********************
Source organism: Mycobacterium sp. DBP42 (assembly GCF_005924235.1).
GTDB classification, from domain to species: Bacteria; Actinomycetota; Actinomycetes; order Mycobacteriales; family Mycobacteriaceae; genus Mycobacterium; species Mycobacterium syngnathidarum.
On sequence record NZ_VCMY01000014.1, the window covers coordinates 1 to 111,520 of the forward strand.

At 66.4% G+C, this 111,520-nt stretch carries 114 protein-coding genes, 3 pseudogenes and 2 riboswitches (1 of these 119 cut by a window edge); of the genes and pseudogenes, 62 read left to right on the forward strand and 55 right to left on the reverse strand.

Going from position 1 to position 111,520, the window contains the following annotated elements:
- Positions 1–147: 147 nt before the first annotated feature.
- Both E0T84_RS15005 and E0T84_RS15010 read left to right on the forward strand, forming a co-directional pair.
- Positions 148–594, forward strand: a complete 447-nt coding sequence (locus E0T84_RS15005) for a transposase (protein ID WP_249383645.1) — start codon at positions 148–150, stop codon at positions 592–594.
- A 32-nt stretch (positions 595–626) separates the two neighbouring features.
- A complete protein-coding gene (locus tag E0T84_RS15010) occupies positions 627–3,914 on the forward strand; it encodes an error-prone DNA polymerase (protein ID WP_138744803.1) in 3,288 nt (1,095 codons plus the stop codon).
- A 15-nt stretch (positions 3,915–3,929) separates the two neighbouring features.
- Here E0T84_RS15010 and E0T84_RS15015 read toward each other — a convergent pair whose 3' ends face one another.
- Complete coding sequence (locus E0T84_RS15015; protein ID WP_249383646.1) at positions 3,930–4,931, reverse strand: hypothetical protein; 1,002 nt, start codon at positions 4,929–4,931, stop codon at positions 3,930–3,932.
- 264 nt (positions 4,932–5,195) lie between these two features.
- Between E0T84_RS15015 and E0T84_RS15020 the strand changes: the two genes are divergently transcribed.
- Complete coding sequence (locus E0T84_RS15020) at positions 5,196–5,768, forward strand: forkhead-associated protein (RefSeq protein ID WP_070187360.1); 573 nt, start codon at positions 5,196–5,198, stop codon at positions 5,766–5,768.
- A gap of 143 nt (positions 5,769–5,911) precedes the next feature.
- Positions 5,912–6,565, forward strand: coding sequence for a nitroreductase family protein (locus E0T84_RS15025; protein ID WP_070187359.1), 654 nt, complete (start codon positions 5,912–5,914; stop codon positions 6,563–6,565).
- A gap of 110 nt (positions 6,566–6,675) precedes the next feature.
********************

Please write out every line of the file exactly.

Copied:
Source organism: Mycobacterium sp. DBP42 (assembly GCF_005924235.1).
GTDB classification, from domain to species: Bacteria; Actinomycetota; Actinomycetes; order Mycobacteriales; family Mycobacteriaceae; genus Mycobacterium; species Mycobacterium syngnathidarum.
On sequence record NZ_VCMY01000014.1, the window covers coordinates 1 to 111,520 of the forward strand.

At 66.4% G+C, this 111,520-nt stretch carries 114 protein-coding genes, 3 pseudogenes and 2 riboswitches (1 of these 119 cut by a window edge); of the genes and pseudogenes, 62 read left to right on the forward strand and 55 right to left on the reverse strand.

Going from position 1 to position 111,520, the window contains the following annotated elements:
- Positions 1–147: 147 nt before the first annotated feature.
- Both E0T84_RS15005 and E0T84_RS15010 read left to right on the forward strand, forming a co-directional pair.
- Positions 148–594, forward strand: a complete 447-nt coding sequence (locus E0T84_RS15005) for a transposase (protein ID WP_249383645.1) — start codon at positions 148–150, stop codon at positions 592–594.
- A 32-nt stretch (positions 595–626) separates the two neighbouring features.
- A complete protein-coding gene (locus tag E0T84_RS15010) occupies positions 627–3,914 on the forward strand; it encodes an error-prone DNA polymerase (protein ID WP_138744803.1) in 3,288 nt (1,095 codons plus the stop codon).
- A 15-nt stretch (positions 3,915–3,929) separates the two neighbouring features.
- Here E0T84_RS15010 and E0T84_RS15015 read toward each other — a convergent pair whose 3' ends face one another.
- Complete coding sequence (locus E0T84_RS15015; protein ID WP_249383646.1) at positions 3,930–4,931, reverse strand: hypothetical protein; 1,002 nt, start codon at positions 4,929–4,931, stop codon at positions 3,930–3,932.
- 264 nt (positions 4,932–5,195) lie between these two features.
- Between E0T84_RS15015 and E0T84_RS15020 the strand changes: the two genes are divergently transcribed.
- Complete coding sequence (locus E0T84_RS15020) at positions 5,196–5,768, forward strand: forkhead-associated protein (RefSeq protein ID WP_070187360.1); 573 nt, start codon at positions 5,196–5,198, stop codon at positions 5,766–5,768.
- A gap of 143 nt (positions 5,769–5,911) precedes the next feature.
- Positions 5,912–6,565, forward strand: coding sequence for a nitroreductase family protein (locus E0T84_RS15025; protein ID WP_070187359.1), 654 nt, complete (start codon positions 5,912–5,914; stop codon positions 6,563–6,565).
- A gap of 110 nt (positions 6,566–6,675) precedes the next feature.